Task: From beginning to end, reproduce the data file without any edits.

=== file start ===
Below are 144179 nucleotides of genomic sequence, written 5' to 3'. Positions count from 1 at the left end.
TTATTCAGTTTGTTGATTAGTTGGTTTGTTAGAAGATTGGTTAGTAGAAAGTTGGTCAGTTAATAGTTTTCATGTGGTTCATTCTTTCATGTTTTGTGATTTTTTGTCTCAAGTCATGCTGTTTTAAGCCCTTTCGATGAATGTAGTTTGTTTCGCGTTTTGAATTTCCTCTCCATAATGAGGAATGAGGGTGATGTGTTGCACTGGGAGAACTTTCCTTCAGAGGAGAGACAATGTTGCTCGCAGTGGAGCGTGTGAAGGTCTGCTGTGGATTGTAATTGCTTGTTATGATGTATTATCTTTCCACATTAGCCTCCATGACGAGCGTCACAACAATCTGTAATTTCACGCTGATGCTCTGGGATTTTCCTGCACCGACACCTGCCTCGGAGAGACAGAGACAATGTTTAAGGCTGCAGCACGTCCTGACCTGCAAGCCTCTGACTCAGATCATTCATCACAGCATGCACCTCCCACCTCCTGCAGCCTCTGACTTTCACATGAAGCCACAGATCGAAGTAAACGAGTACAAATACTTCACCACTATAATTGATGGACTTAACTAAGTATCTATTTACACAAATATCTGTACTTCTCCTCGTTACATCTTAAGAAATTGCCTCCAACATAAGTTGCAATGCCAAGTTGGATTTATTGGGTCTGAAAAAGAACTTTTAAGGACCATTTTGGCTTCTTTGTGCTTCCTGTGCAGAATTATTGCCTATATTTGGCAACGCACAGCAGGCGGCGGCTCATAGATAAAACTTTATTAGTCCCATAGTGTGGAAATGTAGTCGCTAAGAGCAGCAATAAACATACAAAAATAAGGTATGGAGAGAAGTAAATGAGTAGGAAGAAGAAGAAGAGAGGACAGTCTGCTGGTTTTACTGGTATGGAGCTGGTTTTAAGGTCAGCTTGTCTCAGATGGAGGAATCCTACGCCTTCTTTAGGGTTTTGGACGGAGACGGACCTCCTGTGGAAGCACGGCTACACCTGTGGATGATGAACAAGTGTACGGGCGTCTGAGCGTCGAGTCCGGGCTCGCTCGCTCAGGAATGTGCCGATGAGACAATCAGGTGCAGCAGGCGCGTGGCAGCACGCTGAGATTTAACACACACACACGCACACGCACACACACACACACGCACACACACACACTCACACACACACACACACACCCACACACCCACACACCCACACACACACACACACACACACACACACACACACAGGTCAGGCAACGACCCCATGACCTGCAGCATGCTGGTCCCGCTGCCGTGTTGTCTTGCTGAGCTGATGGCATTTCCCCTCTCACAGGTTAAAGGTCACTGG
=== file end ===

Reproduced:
Below are 144179 nucleotides of genomic sequence, written 5' to 3'. Positions count from 1 at the left end.
TTATTCAGTTTGTTGATTAGTTGGTTTGTTAGAAGATTGGTTAGTAGAAAGTTGGTCAGTTAATAGTTTTCATGTGGTTCATTCTTTCATGTTTTGTGATTTTTTGTCTCAAGTCATGCTGTTTTAAGCCCTTTCGATGAATGTAGTTTGTTTCGCGTTTTGAATTTCCTCTCCATAATGAGGAATGAGGGTGATGTGTTGCACTGGGAGAACTTTCCTTCAGAGGAGAGACAATGTTGCTCGCAGTGGAGCGTGTGAAGGTCTGCTGTGGATTGTAATTGCTTGTTATGATGTATTATCTTTCCACATTAGCCTCCATGACGAGCGTCACAACAATCTGTAATTTCACGCTGATGCTCTGGGATTTTCCTGCACCGACACCTGCCTCGGAGAGACAGAGACAATGTTTAAGGCTGCAGCACGTCCTGACCTGCAAGCCTCTGACTCAGATCATTCATCACAGCATGCACCTCCCACCTCCTGCAGCCTCTGACTTTCACATGAAGCCACAGATCGAAGTAAACGAGTACAAATACTTCACCACTATAATTGATGGACTTAACTAAGTATCTATTTACACAAATATCTGTACTTCTCCTCGTTACATCTTAAGAAATTGCCTCCAACATAAGTTGCAATGCCAAGTTGGATTTATTGGGTCTGAAAAAGAACTTTTAAGGACCATTTTGGCTTCTTTGTGCTTCCTGTGCAGAATTATTGCCTATATTTGGCAACGCACAGCAGGCGGCGGCTCATAGATAAAACTTTATTAGTCCCATAGTGTGGAAATGTAGTCGCTAAGAGCAGCAATAAACATACAAAAATAAGGTATGGAGAGAAGTAAATGAGTAGGAAGAAGAAGAAGAGAGGACAGTCTGCTGGTTTTACTGGTATGGAGCTGGTTTTAAGGTCAGCTTGTCTCAGATGGAGGAATCCTACGCCTTCTTTAGGGTTTTGGACGGAGACGGACCTCCTGTGGAAGCACGGCTACACCTGTGGATGATGAACAAGTGTACGGGCGTCTGAGCGTCGAGTCCGGGCTCGCTCGCTCAGGAATGTGCCGATGAGACAATCAGGTGCAGCAGGCGCGTGGCAGCACGCTGAGATTTAACACACACACACGCACACGCACACACACACACACGCACACACACACACTCACACACACACACACACACCCACACACCCACACACCCACACACACACACACACACACACACACACACACACAGGTCAGGCAACGACCCCATGACCTGCAGCATGCTGGTCCCGCTGCCGTGTTGTCTTGCTGAGCTGATGGCATTTCCCCTCTCACAGGTTAAAGGTCACTGG